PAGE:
A good dog grooming schedule involves a lot more than simply washing and brushing them. To prevent any unnecessary scratches (for both you and your dog), you will also need to get into the habit of trimming your dog’s nails regularly. Trimming your dog’s nails is also essential for preventing other health risks that may not seem obvious.
Of course, there are many other aspects of dog grooming to consider, but maintaining their nails is absolutely crucial. In order to help ease the process somewhat, it is recommended that you touch your dog’s paws frequently while they are young. Doing this will allow them to get used to the feeling of their paws being handled, allowing you to trim their nails much more manageable.
Some dogs may never adjust, however, in which case a patient and caring touch will be needed when it comes to trimming their nails. Here, we will discuss how often you should be trimming your dog’s nails, as well as other grooming basics that will ensure that your furry friend is as happy and as healthy as they can be.
How Often Should Your Dog’s Nails Be Trimmed
As a good rule-of-thumb, it is recommended that you trim your dog’s nails before they begin to touch the ground while they are standing. The rate at which your dog’s nails grow will be different from others. However, it is a good idea to start trimming your dog’s nails with some frequency, mainly while they are young, in order for them to better adjust to the discomfort of having their paws handled. As such, if you can manage to trim your dog’s nails once every week or so during their early years, you can save yourself plenty of hassle further along down the line.
It is also vital to ensure the quality of the trim each time. If you have never had to trim a dog’s nails before, this will take some practice to perfect. Do not be afraid to take your time during every trim, cutting just one nail at a time and giving your dog a break in between. Take particular care not to cut too close to the quick, which can lead to severe conditions and horrible pain for your furry friend.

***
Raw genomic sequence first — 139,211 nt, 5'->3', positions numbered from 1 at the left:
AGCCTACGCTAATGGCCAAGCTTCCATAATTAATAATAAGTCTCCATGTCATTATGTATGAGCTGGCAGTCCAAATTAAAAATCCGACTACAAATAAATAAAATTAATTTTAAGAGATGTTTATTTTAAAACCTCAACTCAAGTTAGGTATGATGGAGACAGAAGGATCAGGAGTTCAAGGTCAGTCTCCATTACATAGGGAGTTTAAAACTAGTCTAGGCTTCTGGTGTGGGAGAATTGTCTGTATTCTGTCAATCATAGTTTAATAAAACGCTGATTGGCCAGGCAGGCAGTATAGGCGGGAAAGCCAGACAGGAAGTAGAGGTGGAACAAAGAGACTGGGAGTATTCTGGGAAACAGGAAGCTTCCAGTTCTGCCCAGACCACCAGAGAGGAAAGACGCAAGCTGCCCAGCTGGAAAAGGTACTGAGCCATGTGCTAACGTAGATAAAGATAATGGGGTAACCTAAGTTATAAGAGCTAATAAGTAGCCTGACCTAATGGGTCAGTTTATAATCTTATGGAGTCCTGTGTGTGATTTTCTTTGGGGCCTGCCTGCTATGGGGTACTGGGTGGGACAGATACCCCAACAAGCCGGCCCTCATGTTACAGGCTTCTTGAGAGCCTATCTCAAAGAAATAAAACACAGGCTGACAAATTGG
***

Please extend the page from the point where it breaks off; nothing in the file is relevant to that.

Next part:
It would be best if you aimed to trim the nails short enough so that they are no longer close to the ground but still long enough not to damage the nerve endings or blood vessels. Clear nails are much easier to trim. Either way, take your time and go as slowly as you need to. After a while, you will become much more proficient, making each trimming session that much easier.
Factors Which Affect Nail-Growth
Numerous factors will influence how quickly your dog’s nails grow. Some of these include:
The types of surfaces they spend the most time on. Hard surfaces tend to exacerbate nail growth; this includes surfaces such as concrete and asphalt. On the other hand, your dog’s nails may grow slower if they spend more time on carpets and grass.
The amount of time they spend on the ground. Dogs that spend a lot of time playing will experience a quicker rate of nail growth. In contrast, those that spend more time on your lap will have their nails grow much slower.
The food they eat. Nutritious dog food will ensure that your dog’s nails grow in a healthy manner, as well as maintain the consistency of time it takes.
The conditions they face. Certain conditions can lead to improper nail growth; issues include nail bed infections, auto-immune disorders, and tumors.
Why You Should Use a Nail Grinder
Some dogs never adjust to the feeling of their paws being handled and their nails being clipped. Fortunately, nail grinders present a viable alternative to clippers which can help you maintain the nails of particularly stubborn dogs.
Grinders necessitate slow movement. This means that you can take your time for each nail trimming session, thus giving your dog the pause they need to remain calm. Grinders can also be easier on certain dogs’ nails, reducing the amount of pain and discomfort they may experience. This generally applies to dogs with nails whose quicks are long and therefore difficult to avoid with traditional means. Using a grinder will allow you to trim closer to the quick, which will cause it to recede over time.
When using a grinder, make sure that you trim your dog’s hair beforehand, as any hair that gets caught in it will be yanked, causing a significant amount of pain. This applies to your hair as well – make sure that it is tied up before switching on the grinder.
Once you have gotten into the swing of things, you can generally push the length of time between trims to up to three weeks. Consistency is vital, however. Make sure you maintain a steady rhythm and pace at all times – do not be afraid to take it slowly.